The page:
In this post-‘Look What You Made Me Do’ world, you might expect a phone conversation with Miley Cyrus to begin, “I’m sorry, the old Miley can’t come to the phone right now. Why? Oh, ’cos she’s dead.”
Instead she is hurriedly describing her morning at her Malibu estate, Rainbow Land. “I’ve got seven dogs they’re going a little bit berserk per usual,” she says. It’s 10am, but Miley’s been up for hours. “I wake up with the wheels turning so everyone can expect a 7am, 8am call from me every day.”
This might come as a surprise to the casual admirer of Miley Cyrus as we know her: a weed-smoking hellraiser who denounced gender, twerked with a foam finger and was mostly naked for the best part of three years. It was a path that reached its artful conclusion with 2015’s Milky Milky Milk tour, during which she suckled a male dancer and wore a strap-on dildo for the duration of the show.
But this year, Miley went… mild. ‘Malibu’, the first single from new album ‘Younger Now’, sees her singing the virtues of her California home. Beneath the surface, Miley is still preaching the same liberties – but in a package that wouldn’t shock a vicar. And that might just be the point…
After everything you’ve done recently, putting out something a bit more ‘normal’ is just about the most subversive thing you could do. Is that the intention?
“Yes, actually. I wanted to be more straightforward… [I’m] saying, ‘I want to sell records so this is how I’m going to be’. I feel like I have nothing to prove. I think little parts of everyone that I’ve been in my life are starting to come through in this one kind of era of the music that I’m doing, because I really can embrace what I’ve been before rather than trying to distance myself from it.”
You did recently say of the ‘Wrecking Ball’ video, “I’m never living that down”…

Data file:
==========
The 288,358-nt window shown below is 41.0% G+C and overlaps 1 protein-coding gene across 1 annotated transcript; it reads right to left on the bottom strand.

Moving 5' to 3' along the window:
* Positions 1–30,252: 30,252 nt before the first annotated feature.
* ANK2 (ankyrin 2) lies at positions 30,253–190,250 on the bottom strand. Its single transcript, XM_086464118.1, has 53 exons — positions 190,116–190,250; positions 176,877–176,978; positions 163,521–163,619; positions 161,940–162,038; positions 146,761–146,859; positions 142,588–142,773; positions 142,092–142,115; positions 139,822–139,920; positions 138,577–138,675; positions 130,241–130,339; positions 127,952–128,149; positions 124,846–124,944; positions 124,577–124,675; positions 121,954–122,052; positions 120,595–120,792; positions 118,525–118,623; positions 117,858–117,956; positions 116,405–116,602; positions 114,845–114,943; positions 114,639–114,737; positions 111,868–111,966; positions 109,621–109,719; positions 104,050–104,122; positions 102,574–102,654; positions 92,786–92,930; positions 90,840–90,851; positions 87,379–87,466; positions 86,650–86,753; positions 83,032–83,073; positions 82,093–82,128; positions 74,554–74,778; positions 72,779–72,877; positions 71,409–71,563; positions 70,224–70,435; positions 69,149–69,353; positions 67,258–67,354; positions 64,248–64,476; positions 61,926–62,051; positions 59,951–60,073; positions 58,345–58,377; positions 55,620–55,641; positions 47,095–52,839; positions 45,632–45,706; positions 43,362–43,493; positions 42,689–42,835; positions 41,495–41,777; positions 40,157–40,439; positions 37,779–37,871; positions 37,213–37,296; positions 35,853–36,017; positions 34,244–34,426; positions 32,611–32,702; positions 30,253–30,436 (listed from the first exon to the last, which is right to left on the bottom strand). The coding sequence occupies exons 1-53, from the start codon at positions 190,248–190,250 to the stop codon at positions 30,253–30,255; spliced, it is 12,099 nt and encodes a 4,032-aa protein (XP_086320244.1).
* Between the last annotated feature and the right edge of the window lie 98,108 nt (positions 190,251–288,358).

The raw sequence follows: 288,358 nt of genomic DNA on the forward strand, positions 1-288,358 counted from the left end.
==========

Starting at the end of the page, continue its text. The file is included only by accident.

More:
“You know, I should f**king be grateful every f**king day for that song, and I am. I think people look at things that they’ve done and there is this sense of shame, or ‘I wish I wouldn’t have done that’ – not because I’m naked, by the way; it’s because I feel like I’m in a deeper songwriting place… Lyrically I’m less impressed with that song for me right now. I feel like it doesn’t reflect who I am now, but that’s fine because it’s not supposed to… I’m sure I’ll say the same thing about this record at some point.”
What does this new album reflect about who you are now?
“[Singles] ‘Malibu’ and ‘Younger Now’ are obviously two f**king very different visuals in a way, but what binds them together is that they are both me. For ‘Bangerz’ I was so one way, I was so ‘This is who I am, there’s nothing that’s gonna change it’, and you know, I did that on ‘[Miley Cyrus & Her] Dead Petz’ too. Now, I think I have more of an open mind where I’m like, ‘OK, I can be a bunch of different things every day’, I don’t have to be so locked into myself because then I’m putting those walls and borders around myself that I tell everyone else not to give in to.”
You mentioned ‘…Dead Petz’. Those shows, the dildo… Did you see yourself as an art provocateur, or were you just having a laugh?